Wing paddles were first used by the Swedish national team
in the mid 1980's for flatwater sprint racing. Within a few years, the times in
all Olympic sprint kayak events dropped by about 2% and wing paddles became necessary
equipment for anybody hoping to be competitive in flatwater races.
cross section of a wing paddle is shaped like an airplane wing. If this were an
airplane wing in the diagram below, as the airplane moved forward (to the right)
air flowing over the wing would provide upward lift on the airplane. In the case
of a paddle blade, as the paddle moves away from the boat, water flowing across
the blade provides forward lift on the paddle. Thus, rather than acting as a stationary
anchor on which to pull, the paddle itself can actually move forward in the water
and pull you along with it.
While wing paddles are definitely more efficient
for the forward stroke, they do require learning a different technique and do
not work well for all types of strokes. Most recreational paddlers will be better
served with our (Epic Paddles Inc.) Wayfarer model.
A wing paddle must
be moving sideways, away from the boat in order to function properly. This is
the main difference between a wing paddle stroke and a traditional stroke. With
a traditional stroke (dashed line below), the paddle is pulled relatively straight
back during the stroke. With a wing paddle (solid line) the stroke begins with
the paddle next to the side of the kayak, but then the paddle moves steadily away
from the boat during the stroke. The stroke generally finishes 12"-18"
further away from the boat than it started.
Because the wing paddle is an
open wing section (concave on the bottom side), water pressure builds up on the
'lip' at the leading edge of the blade and helps to push the paddle away from
the kayak during the stroke. Therefore a wing paddle naturally wants to take the
correct path in the water. It is best to pull straight on the paddle without forcing
it into or away from the boat, letting the paddle move out on its' own. It will
take a while to get used to the feel of the paddle and stroke; but once you find
it, the stroke will feel very stable and comfortable. When switching back to a
standard paddle, most wing users encounter a lot of flutter, as the traditional
paddles do not track nearly as solidly as a wing blade in the water.
Perhaps half the benefit of a wing paddle is the way that it encourages good technique.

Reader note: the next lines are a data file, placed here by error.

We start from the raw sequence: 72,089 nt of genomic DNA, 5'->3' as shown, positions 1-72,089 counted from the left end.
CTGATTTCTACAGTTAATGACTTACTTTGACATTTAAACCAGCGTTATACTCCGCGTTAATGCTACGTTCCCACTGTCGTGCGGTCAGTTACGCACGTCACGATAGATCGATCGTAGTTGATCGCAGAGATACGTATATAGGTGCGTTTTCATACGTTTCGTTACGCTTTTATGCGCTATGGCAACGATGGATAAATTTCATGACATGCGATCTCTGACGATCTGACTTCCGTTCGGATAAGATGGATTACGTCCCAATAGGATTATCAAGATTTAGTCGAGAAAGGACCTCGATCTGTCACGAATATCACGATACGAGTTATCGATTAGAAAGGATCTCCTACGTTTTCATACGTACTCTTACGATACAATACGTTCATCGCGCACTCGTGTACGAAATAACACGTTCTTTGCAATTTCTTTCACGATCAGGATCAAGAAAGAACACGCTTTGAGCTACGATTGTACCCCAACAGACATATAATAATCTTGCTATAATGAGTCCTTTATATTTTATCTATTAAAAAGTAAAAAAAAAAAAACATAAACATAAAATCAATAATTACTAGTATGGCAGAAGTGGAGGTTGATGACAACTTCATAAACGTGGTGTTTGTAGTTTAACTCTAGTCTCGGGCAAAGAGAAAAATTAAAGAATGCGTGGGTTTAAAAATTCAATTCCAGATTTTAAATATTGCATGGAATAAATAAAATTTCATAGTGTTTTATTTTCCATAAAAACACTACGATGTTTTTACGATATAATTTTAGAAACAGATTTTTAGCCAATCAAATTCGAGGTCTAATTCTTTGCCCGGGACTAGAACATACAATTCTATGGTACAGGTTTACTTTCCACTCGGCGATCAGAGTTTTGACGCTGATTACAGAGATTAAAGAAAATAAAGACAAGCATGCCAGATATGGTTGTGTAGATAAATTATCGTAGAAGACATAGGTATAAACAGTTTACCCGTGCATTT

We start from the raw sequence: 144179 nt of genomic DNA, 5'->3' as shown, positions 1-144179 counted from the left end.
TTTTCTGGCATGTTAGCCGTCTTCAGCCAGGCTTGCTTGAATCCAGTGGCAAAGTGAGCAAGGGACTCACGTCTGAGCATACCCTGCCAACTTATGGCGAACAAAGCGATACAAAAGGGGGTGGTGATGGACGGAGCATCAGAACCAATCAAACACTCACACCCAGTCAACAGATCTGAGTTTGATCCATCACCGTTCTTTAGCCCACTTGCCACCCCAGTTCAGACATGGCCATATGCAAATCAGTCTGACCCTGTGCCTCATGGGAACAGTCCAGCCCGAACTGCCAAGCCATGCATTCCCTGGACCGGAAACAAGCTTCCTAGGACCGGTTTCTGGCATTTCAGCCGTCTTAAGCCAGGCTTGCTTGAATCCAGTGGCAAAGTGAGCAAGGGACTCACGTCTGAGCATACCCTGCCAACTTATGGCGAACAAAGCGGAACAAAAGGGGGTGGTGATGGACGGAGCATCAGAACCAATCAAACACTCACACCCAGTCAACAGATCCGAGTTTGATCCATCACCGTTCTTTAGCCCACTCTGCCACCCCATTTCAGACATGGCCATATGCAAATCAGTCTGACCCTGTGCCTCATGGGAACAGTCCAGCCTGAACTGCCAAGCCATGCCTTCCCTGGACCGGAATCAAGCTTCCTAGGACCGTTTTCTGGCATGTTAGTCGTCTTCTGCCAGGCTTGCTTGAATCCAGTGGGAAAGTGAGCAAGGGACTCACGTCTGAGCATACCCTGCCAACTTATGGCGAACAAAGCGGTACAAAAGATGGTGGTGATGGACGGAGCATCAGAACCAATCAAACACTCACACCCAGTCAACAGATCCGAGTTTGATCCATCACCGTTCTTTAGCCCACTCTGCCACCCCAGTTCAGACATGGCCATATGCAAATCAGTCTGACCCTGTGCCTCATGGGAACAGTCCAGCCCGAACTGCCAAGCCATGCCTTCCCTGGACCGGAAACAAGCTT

Because the paddle moves away from the boat during the stroke, it allows the paddler
to use much more torso rotation in the stroke while keeping straighter arms. This
utilizes your larger and more powerful muscle groups to pull the kayak through
The paddle moves outward during the stroke and then exits
out to the side. To begin your push for the stroke on the opposite side, do not
move your hand close to your head (this would require bending your arm significantly).
Instead, start your top hand push wide (away from the body where your previous
stroke ended), and slowly come across with your top hand as you push forward.
Towards the end of the stroke, your top hand will cross the center of the boat.
This is desirable - as your blade and bottom hand move away from the kayak, your
top hand should cross over this same amount. The angle of the paddle shaft when
viewed from the front should remain nearly constant during the power phase of
While a wing paddle provides
greater power and efficiency for the forward stroke, it also limits the types
of alternative strokes that you can do.
As shown in the first figure, a wing
blade does not work well whenever it is moved inward towards the kayak, or so
that it forces water into the 'lip' on the leading edge. When this happens, the
blade stalls, and usually dives downward in the water, taking you with it.
wing paddle works fine for the following strokes - note that the blade moves in
the favorable direction in each of these cases.
Stroke - as long as you keep the blade moving away from the kayak
Modified Sweep Stroke - emphasis the first part of the stroke where the blade
sweeps out away from the kayak, then exit the water before pulling back towards
* Low Brace - with the convex side
of the blade down.
* Eskimo Rolls - The blade
moves in the favorable direction with a Sweep roll, and is relatively stationary
during the 'C to C' roll.
* Backstrokes - work
fine. Do not turn the paddle around to do a backstroke, but use the back side
of the blade (this is the recommended way for all paddles).
- generally OK, but can be a little trickier than with traditional paddles.
the following strokes when using a wing paddle. These strokes are best done with
our Wayfarer model.
* High Brace - with the
concave side of the blade down. You will probably end up swimming.
- Does not work well during the return portion of sculling strokes.
of Stroke Steering Corrections - these are usually done by pulling the
paddle back towards the boat at the end of the stroke - a 'no no' with wing blades.
Often used by paddlers in kayaks without a rudder.
Type Strokes - where the blade is planted in front of your body and the
boat is turned around it
Learn More from the Epic Paddles,
Inc. Website: www.epicpaddles.com
Greg Barton is President, Epic Paddles, Inc. and a
Double Olympic Gold Medalist (K-1 & K-2 1000 meters), Seoul, Korea, 1988 Olympic
Bronze Medalist (K-1 1000 meters), Barcelona, Spain, 1992 and Olympic Bronze Medalist
(K-1 1000m), Los Angeles, CA, 1984.